Surface-Grafted Polymer and Copolymer Assemblies with Gradient in Molecular Weight and Composition

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Title: Surface-Grafted Polymer and Copolymer Assemblies with Gradient in Molecular Weight and Composition
Author: Tomlinson, Michael Ralph
Advisors: Sergei Sheiko, Committee Member
Richard Spontak, Committee Member
Jan Genzer, Committee Chair
Chris Gorman, Committee Member
Ken Caster, Committee Member
Abstract: The chief goal of this Ph.D. dissertation was to develop methodologies facilitating the formation of assemblies comprising grafted polymers on surfaces with gradually varying length (or, alternatively, molecular weight). Our additional goals accomplished include expansion of these methodologies to incorporate multiple monomer systems and block copolymer assemblies. Lastly we demonstrate the utility of these gradient assemblies to study some complex phenomena of scientific interest. Surface-grafted polymer gradients represent important tools in the combinatorial study of tethered polymer layers. This approach can lead to rapid screening of properties and development of new or more efficient technologies involving tethered polymer films. The areas/technologies of interest are cited throughout the work and span organic electronic materials, responsive surfaces, nonfouling coatings, drug delivery applications, and manipulation of matter on 'small scales' leading to developments in nanotechnology. In Chapter 3, I describe procedures, methods, and several evolutions of a gradient chamber designed to create homopolymer gradient assemblies. Chapter 3 also includes studies using polymer gradients to understand polymer surface growth kinetics and an introduction to the concept of orthogonal gradient samples. I include, as supplemental information, my studies involving Atom Transfer Radical Polymerization (ATRP) simulations using a step time based Fortran program. Chapter 4 introduces the concept of block-copolymer gradients and describes my progress and major accomplishments in achieving my goal of formation of tethered copolymer gradient assemblies. I also discuss several studies involving these tethered copolymers. I use a combinatorial approach to create 'step' multiblocks on one sample surface in order to study the efficiency and characteristics of growth of these multiblock layers. I describe how I was able to produce surface-grafted diblock copolymer gradients and how I was able to chemically modify these layers. A major portion of Chapter 4 is devoted to describing a study in which a tethered diblock copolymer gradient was subjected to two selective-solvent exposure procedures designed to collapse the top and bottom blocks, respectively. I was able to study, combinatorially, the formation of and characteristics of micellar and bicontinuous structures formed via these solvent exposure techniques. Clear AFM images, ellipsometric thickness, and wettability measurements made on this sample reveal a possible relationship between surface morphology and the rearrangement of the diblock surface. I also introduce a triangular triblock triple gradient, which I successfully created. Such gradients will yield a wealth of information when applied to the study of tethered triblock copolymers.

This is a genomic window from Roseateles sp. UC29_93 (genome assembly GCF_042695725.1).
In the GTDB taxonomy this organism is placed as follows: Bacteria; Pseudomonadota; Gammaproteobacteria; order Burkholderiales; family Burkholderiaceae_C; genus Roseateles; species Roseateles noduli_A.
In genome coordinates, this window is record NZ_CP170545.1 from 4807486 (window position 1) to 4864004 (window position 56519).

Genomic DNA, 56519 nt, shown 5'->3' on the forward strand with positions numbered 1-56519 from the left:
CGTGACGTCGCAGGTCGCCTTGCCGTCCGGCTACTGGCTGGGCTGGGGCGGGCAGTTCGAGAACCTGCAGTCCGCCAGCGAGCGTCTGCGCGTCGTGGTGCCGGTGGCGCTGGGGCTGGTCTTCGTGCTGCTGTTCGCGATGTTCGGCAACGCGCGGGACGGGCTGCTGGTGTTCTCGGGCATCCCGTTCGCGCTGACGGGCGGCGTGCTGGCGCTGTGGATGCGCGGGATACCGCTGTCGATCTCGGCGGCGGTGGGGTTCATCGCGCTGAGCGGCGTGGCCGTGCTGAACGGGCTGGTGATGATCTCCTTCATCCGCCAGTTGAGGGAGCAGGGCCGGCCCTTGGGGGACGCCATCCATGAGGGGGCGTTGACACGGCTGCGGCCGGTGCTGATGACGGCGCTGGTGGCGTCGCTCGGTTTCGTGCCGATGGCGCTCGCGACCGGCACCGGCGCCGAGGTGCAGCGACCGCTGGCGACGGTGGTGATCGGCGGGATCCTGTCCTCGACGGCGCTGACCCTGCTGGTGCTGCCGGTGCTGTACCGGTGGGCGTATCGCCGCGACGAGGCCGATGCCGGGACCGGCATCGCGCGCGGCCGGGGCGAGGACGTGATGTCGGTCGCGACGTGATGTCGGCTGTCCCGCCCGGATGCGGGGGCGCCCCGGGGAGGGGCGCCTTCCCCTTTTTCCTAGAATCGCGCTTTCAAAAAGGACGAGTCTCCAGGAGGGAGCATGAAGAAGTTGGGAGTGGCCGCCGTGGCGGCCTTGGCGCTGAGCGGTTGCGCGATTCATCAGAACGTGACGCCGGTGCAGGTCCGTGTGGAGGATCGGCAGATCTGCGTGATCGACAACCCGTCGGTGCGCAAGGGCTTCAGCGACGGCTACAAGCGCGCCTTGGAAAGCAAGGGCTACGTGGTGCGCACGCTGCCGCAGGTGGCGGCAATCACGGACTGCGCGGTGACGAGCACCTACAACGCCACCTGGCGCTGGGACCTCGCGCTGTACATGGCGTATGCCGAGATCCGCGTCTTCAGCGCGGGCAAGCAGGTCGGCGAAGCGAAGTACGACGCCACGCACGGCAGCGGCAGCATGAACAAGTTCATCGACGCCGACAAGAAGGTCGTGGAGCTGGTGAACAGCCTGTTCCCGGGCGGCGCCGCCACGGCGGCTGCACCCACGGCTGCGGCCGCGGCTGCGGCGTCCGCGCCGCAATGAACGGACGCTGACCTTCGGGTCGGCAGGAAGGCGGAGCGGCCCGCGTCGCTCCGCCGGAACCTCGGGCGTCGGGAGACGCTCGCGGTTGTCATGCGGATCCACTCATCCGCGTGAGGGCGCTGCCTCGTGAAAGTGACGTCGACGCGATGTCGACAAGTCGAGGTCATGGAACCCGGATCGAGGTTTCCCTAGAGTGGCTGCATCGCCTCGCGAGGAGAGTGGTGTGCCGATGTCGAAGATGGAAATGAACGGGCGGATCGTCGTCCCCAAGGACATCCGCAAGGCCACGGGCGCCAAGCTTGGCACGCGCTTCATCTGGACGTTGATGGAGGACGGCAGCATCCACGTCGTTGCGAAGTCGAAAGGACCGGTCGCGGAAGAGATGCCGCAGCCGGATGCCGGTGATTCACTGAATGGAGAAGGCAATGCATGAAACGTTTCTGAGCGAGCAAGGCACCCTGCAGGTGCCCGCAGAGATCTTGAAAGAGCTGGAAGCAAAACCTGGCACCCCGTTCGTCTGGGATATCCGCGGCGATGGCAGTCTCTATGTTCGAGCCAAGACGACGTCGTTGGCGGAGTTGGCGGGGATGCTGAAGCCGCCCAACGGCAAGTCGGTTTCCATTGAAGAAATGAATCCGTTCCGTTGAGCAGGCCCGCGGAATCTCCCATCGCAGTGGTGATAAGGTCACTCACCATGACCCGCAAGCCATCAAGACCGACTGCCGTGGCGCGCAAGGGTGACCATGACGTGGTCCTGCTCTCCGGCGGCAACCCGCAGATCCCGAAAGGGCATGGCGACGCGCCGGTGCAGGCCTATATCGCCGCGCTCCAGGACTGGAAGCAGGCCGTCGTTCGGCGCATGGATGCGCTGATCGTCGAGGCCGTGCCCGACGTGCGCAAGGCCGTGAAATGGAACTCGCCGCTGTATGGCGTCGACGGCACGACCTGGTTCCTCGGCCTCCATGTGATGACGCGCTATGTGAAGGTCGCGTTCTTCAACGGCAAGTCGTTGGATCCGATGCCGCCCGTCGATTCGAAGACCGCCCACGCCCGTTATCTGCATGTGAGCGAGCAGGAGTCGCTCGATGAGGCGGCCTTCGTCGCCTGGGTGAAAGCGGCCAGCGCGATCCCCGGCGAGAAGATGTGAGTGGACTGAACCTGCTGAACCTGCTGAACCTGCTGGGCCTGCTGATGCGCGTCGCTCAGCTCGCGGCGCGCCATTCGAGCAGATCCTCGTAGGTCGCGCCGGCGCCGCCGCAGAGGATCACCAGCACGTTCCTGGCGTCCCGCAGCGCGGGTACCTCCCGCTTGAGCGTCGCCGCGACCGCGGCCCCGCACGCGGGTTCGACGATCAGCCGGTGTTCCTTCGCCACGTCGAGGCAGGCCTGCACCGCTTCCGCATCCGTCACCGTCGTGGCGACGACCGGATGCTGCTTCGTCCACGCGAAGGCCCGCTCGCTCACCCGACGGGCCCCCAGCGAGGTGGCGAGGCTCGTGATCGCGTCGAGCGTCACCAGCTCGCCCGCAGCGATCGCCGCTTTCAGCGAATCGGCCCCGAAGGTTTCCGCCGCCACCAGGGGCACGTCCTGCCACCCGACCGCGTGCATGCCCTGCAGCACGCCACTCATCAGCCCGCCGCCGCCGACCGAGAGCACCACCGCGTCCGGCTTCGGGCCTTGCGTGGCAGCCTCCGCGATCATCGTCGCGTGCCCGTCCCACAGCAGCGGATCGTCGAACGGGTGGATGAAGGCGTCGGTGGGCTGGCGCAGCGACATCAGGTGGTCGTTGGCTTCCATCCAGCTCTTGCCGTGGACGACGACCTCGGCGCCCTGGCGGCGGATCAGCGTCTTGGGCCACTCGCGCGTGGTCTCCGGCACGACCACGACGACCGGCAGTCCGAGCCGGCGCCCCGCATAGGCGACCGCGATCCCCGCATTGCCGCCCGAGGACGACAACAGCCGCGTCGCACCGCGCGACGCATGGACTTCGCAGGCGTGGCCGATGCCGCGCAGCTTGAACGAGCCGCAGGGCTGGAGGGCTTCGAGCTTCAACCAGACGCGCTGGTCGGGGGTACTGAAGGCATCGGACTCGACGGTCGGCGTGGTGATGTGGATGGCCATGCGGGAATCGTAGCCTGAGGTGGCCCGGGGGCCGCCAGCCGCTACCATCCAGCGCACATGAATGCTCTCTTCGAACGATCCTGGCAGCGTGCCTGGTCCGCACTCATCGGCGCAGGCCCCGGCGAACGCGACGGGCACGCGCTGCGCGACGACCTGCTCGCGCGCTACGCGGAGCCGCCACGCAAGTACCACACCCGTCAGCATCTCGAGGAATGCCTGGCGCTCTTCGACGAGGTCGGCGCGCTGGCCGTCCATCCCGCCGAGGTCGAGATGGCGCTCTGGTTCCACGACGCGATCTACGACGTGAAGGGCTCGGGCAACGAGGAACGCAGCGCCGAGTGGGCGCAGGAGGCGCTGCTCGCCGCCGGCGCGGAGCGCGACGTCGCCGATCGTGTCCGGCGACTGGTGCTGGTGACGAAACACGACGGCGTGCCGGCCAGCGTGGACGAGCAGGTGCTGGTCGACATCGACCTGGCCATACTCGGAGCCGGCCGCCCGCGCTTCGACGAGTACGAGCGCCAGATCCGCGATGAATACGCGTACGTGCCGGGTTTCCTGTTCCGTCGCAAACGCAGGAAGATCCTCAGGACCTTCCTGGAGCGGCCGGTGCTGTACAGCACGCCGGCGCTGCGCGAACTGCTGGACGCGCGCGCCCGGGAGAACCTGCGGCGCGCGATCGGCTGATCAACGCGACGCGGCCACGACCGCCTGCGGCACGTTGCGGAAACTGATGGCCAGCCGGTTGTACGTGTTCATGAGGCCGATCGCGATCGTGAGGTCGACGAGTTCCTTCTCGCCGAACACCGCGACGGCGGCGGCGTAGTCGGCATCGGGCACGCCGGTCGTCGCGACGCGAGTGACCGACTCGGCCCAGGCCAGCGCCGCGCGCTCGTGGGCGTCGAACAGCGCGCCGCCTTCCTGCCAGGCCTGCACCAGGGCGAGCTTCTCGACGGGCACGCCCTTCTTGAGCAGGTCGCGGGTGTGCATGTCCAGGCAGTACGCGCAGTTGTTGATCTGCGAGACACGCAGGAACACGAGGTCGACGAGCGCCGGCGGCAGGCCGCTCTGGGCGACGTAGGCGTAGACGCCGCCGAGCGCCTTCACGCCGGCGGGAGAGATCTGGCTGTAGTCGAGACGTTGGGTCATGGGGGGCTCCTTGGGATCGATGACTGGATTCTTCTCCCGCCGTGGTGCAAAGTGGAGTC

Date: 2005-12-29
Degree: PhD
Discipline: Chemical Engineering

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